Re: [6lo] Intdir telechat review of draft-ietf-6lo-plc-06

"Liubing (Remy)" <> Tue, 31 August 2021 01:33 UTC

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From: "Liubing (Remy)" <>
To: Dave Thaler <>, "" <>
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Thread-Topic: Intdir telechat review of draft-ietf-6lo-plc-06
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Date: Tue, 31 Aug 2021 01:32:58 +0000
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Subject: Re: [6lo] Intdir telechat review of draft-ietf-6lo-plc-06
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Hello Dave,

Many thanks to your comments. It helps a lot. We will include the modifications in the next version.

Please see our feedback below.

Best regards,

发件人: Dave Thaler via Datatracker [] 
发送时间: 2021年8月7日 10:03
主题: Intdir telechat review of draft-ietf-6lo-plc-06

Reviewer: Dave Thaler
Review result: Almost Ready

I am an assigned INT directorate reviewer for draft-ietf-6lo-plc-06.txt. These comments were written primarily for the benefit of the Internet Area Directors.
Document editors and shepherd(s) should treat these comments just like they would treat comments from any other IETF contributors and resolve them along with any other Last Call comments that have been received. For more details on the INT Directorate, see

Overall I found the document to be fairly well written and understandable. 
There were a couple of areas though where I think additional elaboration is needed.

Technical comments:

1) Page 8 talks about "the" IPv6 address used for communication with the public network, implying there can only be one at a time.  This is not normal in IPv6, where you can have a public address, the current temporary address, and the previous temporary address (to allow for transition to a new one), all at the
same time.   Should this be changed to be plural?  If not, how do you support
privacy addresses in IPv6?  What about cases where you have external connectivity to two public networks each with its own prefix?  I don't see this answered anywhere in the doc.
[Remy] You're right about that. Actually we don't prevent to have multiple IPv6 addresses at the same time. We will change it to plural.

2) Page 8 also mentions that a shared secret "or" version number can be used in a hash to derive an IID, but never defines any hash details.  To me, that implies that this document currently does not provide any guarantee of interoperability, in which case why do you need an IETF RFC at all if every device has to come from the same vendor with an algorithm not specified in the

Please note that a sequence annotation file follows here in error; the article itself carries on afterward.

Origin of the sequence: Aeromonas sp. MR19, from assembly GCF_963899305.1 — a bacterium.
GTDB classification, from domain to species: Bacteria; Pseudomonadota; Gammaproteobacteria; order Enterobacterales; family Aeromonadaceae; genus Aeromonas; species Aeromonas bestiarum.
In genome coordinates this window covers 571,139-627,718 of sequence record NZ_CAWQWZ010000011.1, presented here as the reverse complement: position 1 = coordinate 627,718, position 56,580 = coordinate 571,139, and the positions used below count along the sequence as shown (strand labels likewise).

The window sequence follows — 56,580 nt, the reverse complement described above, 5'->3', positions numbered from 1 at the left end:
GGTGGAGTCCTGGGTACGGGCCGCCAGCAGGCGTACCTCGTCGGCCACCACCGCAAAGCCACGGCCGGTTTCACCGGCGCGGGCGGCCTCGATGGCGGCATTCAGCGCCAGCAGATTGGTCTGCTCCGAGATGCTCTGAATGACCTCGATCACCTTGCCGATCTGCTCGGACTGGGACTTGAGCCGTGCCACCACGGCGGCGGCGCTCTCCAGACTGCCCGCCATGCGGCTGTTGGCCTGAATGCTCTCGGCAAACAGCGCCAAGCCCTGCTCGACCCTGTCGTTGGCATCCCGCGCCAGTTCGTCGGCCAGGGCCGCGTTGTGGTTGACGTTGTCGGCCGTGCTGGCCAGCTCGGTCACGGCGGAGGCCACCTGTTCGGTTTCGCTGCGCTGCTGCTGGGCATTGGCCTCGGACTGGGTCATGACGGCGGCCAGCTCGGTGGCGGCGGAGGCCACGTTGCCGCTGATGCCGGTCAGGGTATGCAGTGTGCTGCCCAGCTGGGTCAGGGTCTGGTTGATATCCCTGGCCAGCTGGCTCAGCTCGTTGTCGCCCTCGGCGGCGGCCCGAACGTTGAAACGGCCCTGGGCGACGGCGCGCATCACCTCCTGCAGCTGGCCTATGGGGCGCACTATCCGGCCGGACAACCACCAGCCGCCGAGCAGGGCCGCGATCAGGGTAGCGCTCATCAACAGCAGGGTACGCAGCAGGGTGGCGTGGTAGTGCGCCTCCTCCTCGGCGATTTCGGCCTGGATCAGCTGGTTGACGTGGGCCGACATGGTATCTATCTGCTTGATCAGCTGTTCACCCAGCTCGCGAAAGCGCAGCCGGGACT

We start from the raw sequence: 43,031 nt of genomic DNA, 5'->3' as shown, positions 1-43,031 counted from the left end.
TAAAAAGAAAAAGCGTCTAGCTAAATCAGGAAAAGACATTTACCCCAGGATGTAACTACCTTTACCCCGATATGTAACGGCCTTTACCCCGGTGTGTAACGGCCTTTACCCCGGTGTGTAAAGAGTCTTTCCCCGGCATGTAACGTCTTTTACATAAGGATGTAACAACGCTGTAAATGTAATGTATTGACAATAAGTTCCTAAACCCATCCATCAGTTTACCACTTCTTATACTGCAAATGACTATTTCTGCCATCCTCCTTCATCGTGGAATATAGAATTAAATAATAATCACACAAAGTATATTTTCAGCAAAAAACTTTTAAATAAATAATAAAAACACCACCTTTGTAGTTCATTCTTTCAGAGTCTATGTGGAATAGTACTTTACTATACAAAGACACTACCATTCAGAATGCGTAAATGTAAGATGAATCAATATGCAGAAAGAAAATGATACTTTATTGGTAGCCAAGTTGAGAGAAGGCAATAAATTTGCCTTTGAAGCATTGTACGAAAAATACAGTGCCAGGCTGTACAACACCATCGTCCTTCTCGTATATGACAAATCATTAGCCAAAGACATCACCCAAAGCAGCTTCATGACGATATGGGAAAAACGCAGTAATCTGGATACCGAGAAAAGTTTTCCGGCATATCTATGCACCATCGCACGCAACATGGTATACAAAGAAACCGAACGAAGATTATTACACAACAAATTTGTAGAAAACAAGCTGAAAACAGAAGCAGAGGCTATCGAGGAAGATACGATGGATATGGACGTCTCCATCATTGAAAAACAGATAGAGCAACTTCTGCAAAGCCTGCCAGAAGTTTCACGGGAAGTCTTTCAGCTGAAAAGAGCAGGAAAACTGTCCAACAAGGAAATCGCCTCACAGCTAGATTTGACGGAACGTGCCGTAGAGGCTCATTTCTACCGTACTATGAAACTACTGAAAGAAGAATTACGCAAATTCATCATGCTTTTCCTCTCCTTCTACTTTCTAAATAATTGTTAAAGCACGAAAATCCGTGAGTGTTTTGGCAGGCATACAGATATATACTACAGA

standard?   I expected this document to specify the details of a hash algorithm
that must be implemented.
[Remy] That's a good suggestion. We suggest to use SHA256 as the hash algorithm, and the version number, the PANID/NID and the short address as the input arguments. Then the 256 bits hash output is truncated by taking the high 64 bits.

3) RFC 8065 explains that privacy of IPv6 link-local addresses is typically uninteresting because on broadcast media all devices can see all the link-layer
addresses and mappings anyway.   At least in the star and tree topologies, I
suspect this is not the case.   However the document doesn't seem to contain
any discussion of the privacy considerations in such a case.
[Remy] The different topologies don't require additional considerations. The topology of the PLC network is decided by the link condition and distance between the devices. Only if a device can hear from another and the link condition is good enough, the two devices are "linked". In star and tree topology, a device may be able to hear a part of the network. For this partition of the network, the privacy of IPv6 link-local addresses is uninteresting. For the rest of the network, the link layer address and IPv6 link local address is not visible to this specific device.

4) RFC 8065 section 4 provides a checklist of what adaptation layer documents like this need to address. I'd recommend addressing each point separately in the Security Considerations section, so it's clear that the draft addresses the whole checklist.  For example, there's nothing in the document that mentions what the typical link lifetime is (years maybe?) As another example, it's really hard to tell from reading the last paragraph of section 4.5 of this draft how it addresses RFC 8065's statement that "any specification using Short Addresses should carefully construct an IID generation mechanism so as to provide sufficient entropy compared to the link lifetime" so elaboration here is warranted here in my opinion.
[Remy] Consider a PLC network with 1024 devices and its link lifetime is 8 years, according to the formula in RFC8065, an entropy of 40 bits is sufficient. Padding the short address (12 or 16 bits) to generate the IID of a routable IPv6 address in the public network may be vulnerable to deal with address scans. Thus As explained in the comment #2, a hash function can be used to generate a 64 bits IID. When the version number of the PLC network is changed, the IPv6 addresses can be changed as well. In another way, the IPv6 addresses can be assigned and changed via DHCP. In a normal situation, a PLC device doesn't "roam". The device leaves the network first and joins in another. And the short address and the IPv6 address should change during this process.

I also have some editorial nits that can be found in a marked up copy at